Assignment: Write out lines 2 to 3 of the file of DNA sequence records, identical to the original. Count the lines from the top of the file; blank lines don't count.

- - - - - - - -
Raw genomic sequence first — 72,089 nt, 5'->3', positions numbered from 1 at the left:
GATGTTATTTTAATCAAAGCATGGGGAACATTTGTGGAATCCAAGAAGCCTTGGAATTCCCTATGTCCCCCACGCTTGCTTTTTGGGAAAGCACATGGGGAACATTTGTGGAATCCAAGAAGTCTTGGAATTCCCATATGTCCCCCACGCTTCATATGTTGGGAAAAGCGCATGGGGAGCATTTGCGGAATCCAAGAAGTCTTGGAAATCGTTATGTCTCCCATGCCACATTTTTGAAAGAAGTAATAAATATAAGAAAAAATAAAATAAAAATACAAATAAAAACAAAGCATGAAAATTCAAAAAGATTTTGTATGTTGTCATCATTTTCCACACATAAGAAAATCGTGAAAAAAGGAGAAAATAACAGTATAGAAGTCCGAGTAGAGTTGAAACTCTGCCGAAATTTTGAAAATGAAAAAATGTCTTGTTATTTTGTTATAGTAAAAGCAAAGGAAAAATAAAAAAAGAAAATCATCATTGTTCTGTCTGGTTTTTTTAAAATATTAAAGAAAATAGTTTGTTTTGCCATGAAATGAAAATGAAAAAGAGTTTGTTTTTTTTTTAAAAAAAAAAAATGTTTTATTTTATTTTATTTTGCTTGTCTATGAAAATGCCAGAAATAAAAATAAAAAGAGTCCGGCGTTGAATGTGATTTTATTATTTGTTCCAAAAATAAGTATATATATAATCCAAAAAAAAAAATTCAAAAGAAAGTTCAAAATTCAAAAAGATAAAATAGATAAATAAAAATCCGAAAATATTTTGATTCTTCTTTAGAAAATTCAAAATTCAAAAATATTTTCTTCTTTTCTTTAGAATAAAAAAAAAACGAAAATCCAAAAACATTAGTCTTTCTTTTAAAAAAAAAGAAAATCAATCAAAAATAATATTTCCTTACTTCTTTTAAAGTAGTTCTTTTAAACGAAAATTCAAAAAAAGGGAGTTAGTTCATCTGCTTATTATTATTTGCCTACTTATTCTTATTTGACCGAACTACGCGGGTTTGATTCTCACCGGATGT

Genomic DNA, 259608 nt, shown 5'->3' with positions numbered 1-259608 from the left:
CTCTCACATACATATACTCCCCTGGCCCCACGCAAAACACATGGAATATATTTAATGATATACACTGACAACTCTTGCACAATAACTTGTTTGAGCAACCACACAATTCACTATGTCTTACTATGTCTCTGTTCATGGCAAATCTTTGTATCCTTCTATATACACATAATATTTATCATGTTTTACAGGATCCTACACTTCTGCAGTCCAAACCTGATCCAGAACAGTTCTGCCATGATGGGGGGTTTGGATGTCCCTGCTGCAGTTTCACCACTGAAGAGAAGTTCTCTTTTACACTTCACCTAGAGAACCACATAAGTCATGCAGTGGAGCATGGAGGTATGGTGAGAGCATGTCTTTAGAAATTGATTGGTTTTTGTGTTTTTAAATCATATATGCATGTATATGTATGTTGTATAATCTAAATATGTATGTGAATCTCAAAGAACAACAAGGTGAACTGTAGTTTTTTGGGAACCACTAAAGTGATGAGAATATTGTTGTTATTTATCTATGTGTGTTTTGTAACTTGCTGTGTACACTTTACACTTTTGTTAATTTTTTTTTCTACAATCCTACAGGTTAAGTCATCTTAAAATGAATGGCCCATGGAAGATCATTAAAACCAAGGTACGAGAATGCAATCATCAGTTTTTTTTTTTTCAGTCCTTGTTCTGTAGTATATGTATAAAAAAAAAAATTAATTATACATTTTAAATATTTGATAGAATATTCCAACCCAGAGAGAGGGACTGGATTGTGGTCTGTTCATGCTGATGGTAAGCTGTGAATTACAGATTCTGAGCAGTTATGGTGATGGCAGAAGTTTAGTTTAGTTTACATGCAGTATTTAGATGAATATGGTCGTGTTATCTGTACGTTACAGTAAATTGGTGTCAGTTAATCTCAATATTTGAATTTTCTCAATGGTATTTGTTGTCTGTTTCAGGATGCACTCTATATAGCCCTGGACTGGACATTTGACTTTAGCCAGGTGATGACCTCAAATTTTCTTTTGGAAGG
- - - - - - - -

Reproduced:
GATGTTATTTTAATCAAAGCATGGGGAACATTTGTGGAATCCAAGAAGCCTTGGAATTCCCTATGTCCCCCACGCTTGCTTTTTGGGAAAGCACATGGGGAACATTTGTGGAATCCAAGAAGTCTTGGAATTCCCATATGTCCCCCACGCTTCATATGTTGGGAAAAGCGCATGGGGAGCATTTGCGGAATCCAAGAAGTCTTGGAAATCGTTATGTCTCCCATGCCACATTTTTGAAAGAAGTAATAAATATAAGAAAAAATAAAATAAAAATACAAATAAAAACAAAGCATGAAAATTCAAAAAGATTTTGTATGTTGTCATCATTTTCCACACATAAGAAAATCGTGAAAAAAGGAGAAAATAACAGTATAGAAGTCCGAGTAGAGTTGAAACTCTGCCGAAATTTTGAAAATGAAAAAATGTCTTGTTATTTTGTTATAGTAAAAGCAAAGGAAAAATAAAAAAAGAAAATCATCATTGTTCTGTCTGGTTTTTTTAAAATATTAAAGAAAATAGTTTGTTTTGCCATGAAATGAAAATGAAAAAGAGTTTGTTTTTTTTTTAAAAAAAAAAAATGTTTTATTTTATTTTATTTTGCTTGTCTATGAAAATGCCAGAAATAAAAATAAAAAGAGTCCGGCGTTGAATGTGATTTTATTATTTGTTCCAAAAATAAGTATATATATAATCCAAAAAAAAAAATTCAAAAGAAAGTTCAAAATTCAAAAAGATAAAATAGATAAATAAAAATCCGAAAATATTTTGATTCTTCTTTAGAAAATTCAAAATTCAAAAATATTTTCTTCTTTTCTTTAGAATAAAAAAAAAACGAAAATCCAAAAACATTAGTCTTTCTTTTAAAAAAAAAGAAAATCAATCAAAAATAATATTTCCTTACTTCTTTTAAAGTAGTTCTTTTAAACGAAAATTCAAAAAAAGGGAGTTAGTTCATCTGCTTATTATTATTTGCCTACTTATTCTTATTTGACCGAACTACGCGGGTTTGATTCTCACCGGATGT

Genomic DNA, 259608 nt, shown 5'->3' with positions numbered 1-259608 from the left: